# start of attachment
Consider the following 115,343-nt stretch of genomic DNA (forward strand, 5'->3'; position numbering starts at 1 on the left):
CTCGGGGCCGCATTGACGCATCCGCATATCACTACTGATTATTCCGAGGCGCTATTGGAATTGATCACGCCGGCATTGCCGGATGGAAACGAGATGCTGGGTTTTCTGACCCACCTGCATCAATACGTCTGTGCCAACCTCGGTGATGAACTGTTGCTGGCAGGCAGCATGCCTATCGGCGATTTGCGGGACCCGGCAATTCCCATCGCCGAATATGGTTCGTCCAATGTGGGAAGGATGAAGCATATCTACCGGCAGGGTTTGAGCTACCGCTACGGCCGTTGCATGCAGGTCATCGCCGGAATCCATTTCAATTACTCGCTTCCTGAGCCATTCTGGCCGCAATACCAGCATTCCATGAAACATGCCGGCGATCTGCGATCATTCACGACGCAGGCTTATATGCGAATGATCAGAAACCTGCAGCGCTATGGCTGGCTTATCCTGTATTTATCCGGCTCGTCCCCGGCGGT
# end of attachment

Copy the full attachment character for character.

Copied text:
Consider the following 115,343-nt stretch of genomic DNA (forward strand, 5'->3'; position numbering starts at 1 on the left):
CTCGGGGCCGCATTGACGCATCCGCATATCACTACTGATTATTCCGAGGCGCTATTGGAATTGATCACGCCGGCATTGCCGGATGGAAACGAGATGCTGGGTTTTCTGACCCACCTGCATCAATACGTCTGTGCCAACCTCGGTGATGAACTGTTGCTGGCAGGCAGCATGCCTATCGGCGATTTGCGGGACCCGGCAATTCCCATCGCCGAATATGGTTCGTCCAATGTGGGAAGGATGAAGCATATCTACCGGCAGGGTTTGAGCTACCGCTACGGCCGTTGCATGCAGGTCATCGCCGGAATCCATTTCAATTACTCGCTTCCTGAGCCATTCTGGCCGCAATACCAGCATTCCATGAAACATGCCGGCGATCTGCGATCATTCACGACGCAGGCTTATATGCGAATGATCAGAAACCTGCAGCGCTATGGCTGGCTTATCCTGTATTTATCCGGCTCGTCCCCGGCGGT